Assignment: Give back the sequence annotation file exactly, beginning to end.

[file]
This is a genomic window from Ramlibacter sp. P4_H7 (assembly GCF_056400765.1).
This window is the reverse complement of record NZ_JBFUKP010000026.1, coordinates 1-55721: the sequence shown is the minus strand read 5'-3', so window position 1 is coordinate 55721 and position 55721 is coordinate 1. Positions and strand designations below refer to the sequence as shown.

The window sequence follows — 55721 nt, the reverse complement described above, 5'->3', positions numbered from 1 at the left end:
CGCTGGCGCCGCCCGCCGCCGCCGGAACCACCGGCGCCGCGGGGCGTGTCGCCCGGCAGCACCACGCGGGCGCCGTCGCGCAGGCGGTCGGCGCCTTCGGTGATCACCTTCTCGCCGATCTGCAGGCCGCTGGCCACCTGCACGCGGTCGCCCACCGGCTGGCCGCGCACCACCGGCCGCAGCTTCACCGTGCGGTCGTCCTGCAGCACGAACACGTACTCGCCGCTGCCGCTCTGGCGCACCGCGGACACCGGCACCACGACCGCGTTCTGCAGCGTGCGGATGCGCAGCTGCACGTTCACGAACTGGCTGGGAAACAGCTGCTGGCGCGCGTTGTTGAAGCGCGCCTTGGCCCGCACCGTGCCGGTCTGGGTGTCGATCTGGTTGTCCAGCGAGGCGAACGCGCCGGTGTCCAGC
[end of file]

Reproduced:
This is a genomic window from Ramlibacter sp. P4_H7 (assembly GCF_056400765.1).
This window is the reverse complement of record NZ_JBFUKP010000026.1, coordinates 1-55721: the sequence shown is the minus strand read 5'-3', so window position 1 is coordinate 55721 and position 55721 is coordinate 1. Positions and strand designations below refer to the sequence as shown.

The window sequence follows — 55721 nt, the reverse complement described above, 5'->3', positions numbered from 1 at the left end:
CGCTGGCGCCGCCCGCCGCCGCCGGAACCACCGGCGCCGCGGGGCGTGTCGCCCGGCAGCACCACGCGGGCGCCGTCGCGCAGGCGGTCGGCGCCTTCGGTGATCACCTTCTCGCCGATCTGCAGGCCGCTGGCCACCTGCACGCGGTCGCCCACCGGCTGGCCGCGCACCACCGGCCGCAGCTTCACCGTGCGGTCGTCCTGCAGCACGAACACGTACTCGCCGCTGCCGCTCTGGCGCACCGCGGACACCGGCACCACGACCGCGTTCTGCAGCGTGCGGATGCGCAGCTGCACGTTCACGAACTGGCTGGGAAACAGCTGCTGGCGCGCGTTGTTGAAGCGCGCCTTGGCCCGCACCGTGCCGGTCTGGGTGTCGATCTGGTTGTCCAGCGAGGCGAACGCGCCGGTGTCCAGC